The head of the Middle East's largest private oil producer says we'll need '100 times more' renewable energy to meet demand

The world needs to be spending a lot more money on clean energy. Investment in it must exceed $4 trillion annually by 2030 to limit warming to 1.5 degrees centigrade, the International Energy Agency says, compared with just $1.1 trillion spent last year, according to BloombergNEF. But one major oil executive, the head of the largest private oil producer in the Middle East, threw cold water on the idea that renewable energy will replace fossil fuels any time soon. In fact, he told Fortune, we’ll need “100 times more” renewables to fight climate change and offset growing energy demand

“To replace the current system, you need 100 times more [renewables], not three times more,” Majid Jafar, CEO of Crescent Petroleum, said Monday at Fortune’s Global Forum in Abu Dhabi. Crescent Petroleum is the largest private oil and gas producer in the Middle East, with holdings in the UAE, Iraq, and Egypt.

Businesses are growing more skeptical that they’ll be able to ditch oil and coal any time soon. Thirty percent of global businesses expect to still use fossil fuels in the 2050s, despite net zero commitments, reports a survey from the We Mean Business Coalition released earlier this year.

Jafar highlighted the sheer scale of global energy demand—used for not just power generation, but also mobility and petrochemicals. “More energy [is] used by the 1 billion in the OECD, the rich countries, than the rest of the world—the other 7 billion,” he said. Increase in energy demand in the developing world “is where the net increase is coming from—not in Europe or the U.S.”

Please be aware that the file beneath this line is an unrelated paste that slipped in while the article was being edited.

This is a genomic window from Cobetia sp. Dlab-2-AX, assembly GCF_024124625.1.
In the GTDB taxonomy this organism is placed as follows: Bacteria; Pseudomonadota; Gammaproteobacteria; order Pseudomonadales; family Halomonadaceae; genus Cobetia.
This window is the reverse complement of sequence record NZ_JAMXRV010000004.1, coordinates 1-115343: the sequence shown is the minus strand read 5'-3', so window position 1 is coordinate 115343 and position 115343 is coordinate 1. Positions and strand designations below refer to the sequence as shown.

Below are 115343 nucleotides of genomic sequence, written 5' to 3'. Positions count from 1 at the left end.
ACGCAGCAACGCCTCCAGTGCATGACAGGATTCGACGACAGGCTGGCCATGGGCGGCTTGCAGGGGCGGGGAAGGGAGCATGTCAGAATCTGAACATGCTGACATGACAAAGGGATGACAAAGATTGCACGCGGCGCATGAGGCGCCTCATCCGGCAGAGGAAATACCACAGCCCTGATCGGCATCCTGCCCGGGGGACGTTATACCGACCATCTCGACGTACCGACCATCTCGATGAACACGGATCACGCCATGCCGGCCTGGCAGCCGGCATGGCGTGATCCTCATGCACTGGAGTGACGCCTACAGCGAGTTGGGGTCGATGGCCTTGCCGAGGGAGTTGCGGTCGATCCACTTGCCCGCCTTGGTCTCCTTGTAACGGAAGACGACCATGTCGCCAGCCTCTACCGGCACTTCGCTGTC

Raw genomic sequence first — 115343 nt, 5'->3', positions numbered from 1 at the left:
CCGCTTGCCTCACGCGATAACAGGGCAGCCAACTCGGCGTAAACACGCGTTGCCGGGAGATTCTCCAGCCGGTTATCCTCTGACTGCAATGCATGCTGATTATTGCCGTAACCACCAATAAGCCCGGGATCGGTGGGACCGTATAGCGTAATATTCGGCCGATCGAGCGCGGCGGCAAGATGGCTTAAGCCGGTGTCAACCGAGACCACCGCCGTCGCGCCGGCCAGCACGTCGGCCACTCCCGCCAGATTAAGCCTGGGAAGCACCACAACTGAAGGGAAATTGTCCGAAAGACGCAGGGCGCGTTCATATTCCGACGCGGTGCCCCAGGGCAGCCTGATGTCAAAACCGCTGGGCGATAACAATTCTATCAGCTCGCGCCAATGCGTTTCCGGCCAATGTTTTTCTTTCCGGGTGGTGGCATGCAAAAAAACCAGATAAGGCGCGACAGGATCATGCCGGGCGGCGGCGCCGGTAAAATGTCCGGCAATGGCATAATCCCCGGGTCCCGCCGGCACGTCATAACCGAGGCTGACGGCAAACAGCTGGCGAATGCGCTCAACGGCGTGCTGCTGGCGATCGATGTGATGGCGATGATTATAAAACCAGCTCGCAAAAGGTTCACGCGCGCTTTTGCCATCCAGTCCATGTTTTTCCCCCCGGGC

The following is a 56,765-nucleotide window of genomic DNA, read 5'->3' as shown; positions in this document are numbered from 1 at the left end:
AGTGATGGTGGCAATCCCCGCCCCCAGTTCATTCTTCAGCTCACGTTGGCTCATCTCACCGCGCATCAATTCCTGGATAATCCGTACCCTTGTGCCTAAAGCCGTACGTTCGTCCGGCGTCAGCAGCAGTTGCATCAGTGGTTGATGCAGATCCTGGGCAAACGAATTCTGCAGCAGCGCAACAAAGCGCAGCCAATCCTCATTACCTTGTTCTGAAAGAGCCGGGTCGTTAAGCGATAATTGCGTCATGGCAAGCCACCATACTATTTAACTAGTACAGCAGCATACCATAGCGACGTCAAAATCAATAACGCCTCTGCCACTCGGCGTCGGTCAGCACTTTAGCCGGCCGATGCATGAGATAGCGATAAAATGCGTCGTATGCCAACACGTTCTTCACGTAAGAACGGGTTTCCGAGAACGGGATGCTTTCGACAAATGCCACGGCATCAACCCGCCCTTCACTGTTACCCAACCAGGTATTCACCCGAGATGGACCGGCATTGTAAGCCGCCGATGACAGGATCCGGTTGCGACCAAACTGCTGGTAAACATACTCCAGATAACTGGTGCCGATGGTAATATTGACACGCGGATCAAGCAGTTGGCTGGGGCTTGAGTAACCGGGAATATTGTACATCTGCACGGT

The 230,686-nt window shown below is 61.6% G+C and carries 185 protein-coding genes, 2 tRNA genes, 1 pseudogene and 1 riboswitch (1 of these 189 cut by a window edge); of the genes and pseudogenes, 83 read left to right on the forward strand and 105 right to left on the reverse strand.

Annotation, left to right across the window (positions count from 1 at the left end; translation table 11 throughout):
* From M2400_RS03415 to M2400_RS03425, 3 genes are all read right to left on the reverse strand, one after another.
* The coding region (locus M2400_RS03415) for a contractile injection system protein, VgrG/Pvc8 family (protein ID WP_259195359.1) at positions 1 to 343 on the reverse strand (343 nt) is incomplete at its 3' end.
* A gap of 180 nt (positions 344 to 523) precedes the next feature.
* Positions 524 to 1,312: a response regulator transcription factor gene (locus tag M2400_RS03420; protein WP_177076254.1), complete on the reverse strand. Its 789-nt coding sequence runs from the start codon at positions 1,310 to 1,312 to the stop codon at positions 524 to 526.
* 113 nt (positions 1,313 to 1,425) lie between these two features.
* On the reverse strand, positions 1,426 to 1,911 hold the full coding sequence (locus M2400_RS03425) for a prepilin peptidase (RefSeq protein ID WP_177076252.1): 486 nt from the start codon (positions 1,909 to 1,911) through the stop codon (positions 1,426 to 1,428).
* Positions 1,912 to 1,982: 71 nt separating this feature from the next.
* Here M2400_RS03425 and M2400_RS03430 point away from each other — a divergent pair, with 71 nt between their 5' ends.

“You need to add a new Saudi Arabia every two years just to meet the current demand,” he suggested. Renewable energy development “has not met the total increase in global energy demand,” he said.

Alternatives to fossil fuels

Francesco la Camera, director-general of the International Renewable Energy Agency (IRENA), agreed that there wasn’t a single solution to the energy transition. (IRENA, headquartered in the UAE, is a global organization that promotes renewable energy)

“I don’t like this kind of question,” la Camera responded when asked which renewable energy solution is best, instead calling for a “holistic” approach to clean energy. “The question is not if we have to do it or not,” he said, it’s rather the “speed and scale” of that transition that is a choice.

Jafar dismissed one energy alternative: Hydrogen. Despite billions of dollars in investments, “the market is not there,” he said.

Instead, Jafar argued the merely transitioning to a less carbon-intensive fossil fuel can do a lot of good on the emissions front. Replacing diesel power generation in the Middle East with relatively cleaner gas would remove “more than 5 million tons of CO2 a year, which is more or less all the Teslas on the planet,” he claimed.

Can oil companies be renewable companies as well?

Oil and gas companies spent years proclaiming their green energy bona fides, committing to carbon reduction goals and investing in renewable energy. But the sector is rediscovering its appetite for fossil fuels. BP angered green activists earlier this year by scaling back its planned emissions reductions—after reporting record profits. And in the U.S., both ExxonMobil and Chevron are investing tens of billions of dollars to acquire mid-sized oil companies and expand their holdings.

On Monday, Jafar suggested that oil and gas companies will not be good champions of renewable energy. “It’s quite a different business. It’s more of a utility [company], and it’s a finance game that has a different kind of risk-reward balance,” he said.

“I’m not convinced that oil and gas companies can be the most effective in that sector.”

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